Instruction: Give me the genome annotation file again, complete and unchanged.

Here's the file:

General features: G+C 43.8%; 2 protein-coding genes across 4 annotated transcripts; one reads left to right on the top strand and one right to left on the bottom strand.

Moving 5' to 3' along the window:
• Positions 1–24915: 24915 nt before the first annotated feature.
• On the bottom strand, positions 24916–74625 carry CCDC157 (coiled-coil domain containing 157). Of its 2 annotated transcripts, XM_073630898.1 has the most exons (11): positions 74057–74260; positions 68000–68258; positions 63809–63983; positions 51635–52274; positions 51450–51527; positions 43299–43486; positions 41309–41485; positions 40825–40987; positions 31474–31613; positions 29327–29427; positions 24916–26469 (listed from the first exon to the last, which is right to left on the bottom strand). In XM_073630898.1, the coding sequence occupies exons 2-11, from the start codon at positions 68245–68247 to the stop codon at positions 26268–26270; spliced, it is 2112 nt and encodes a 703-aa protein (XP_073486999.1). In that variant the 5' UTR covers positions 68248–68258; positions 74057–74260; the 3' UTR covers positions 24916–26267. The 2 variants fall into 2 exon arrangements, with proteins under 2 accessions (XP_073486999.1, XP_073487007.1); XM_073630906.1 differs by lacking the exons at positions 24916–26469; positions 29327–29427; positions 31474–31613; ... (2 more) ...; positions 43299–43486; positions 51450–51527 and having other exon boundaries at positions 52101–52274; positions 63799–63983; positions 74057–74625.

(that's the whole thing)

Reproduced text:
General features: G+C 43.8%; 2 protein-coding genes across 4 annotated transcripts; one reads left to right on the top strand and one right to left on the bottom strand.

Moving 5' to 3' along the window:
• Positions 1–24915: 24915 nt before the first annotated feature.
• On the bottom strand, positions 24916–74625 carry CCDC157 (coiled-coil domain containing 157). Of its 2 annotated transcripts, XM_073630898.1 has the most exons (11): positions 74057–74260; positions 68000–68258; positions 63809–63983; positions 51635–52274; positions 51450–51527; positions 43299–43486; positions 41309–41485; positions 40825–40987; positions 31474–31613; positions 29327–29427; positions 24916–26469 (listed from the first exon to the last, which is right to left on the bottom strand). In XM_073630898.1, the coding sequence occupies exons 2-11, from the start codon at positions 68245–68247 to the stop codon at positions 26268–26270; spliced, it is 2112 nt and encodes a 703-aa protein (XP_073486999.1). In that variant the 5' UTR covers positions 68248–68258; positions 74057–74260; the 3' UTR covers positions 24916–26267. The 2 variants fall into 2 exon arrangements, with proteins under 2 accessions (XP_073486999.1, XP_073487007.1); XM_073630906.1 differs by lacking the exons at positions 24916–26469; positions 29327–29427; positions 31474–31613; ... (2 more) ...; positions 43299–43486; positions 51450–51527 and having other exon boundaries at positions 52101–52274; positions 63799–63983; positions 74057–74625.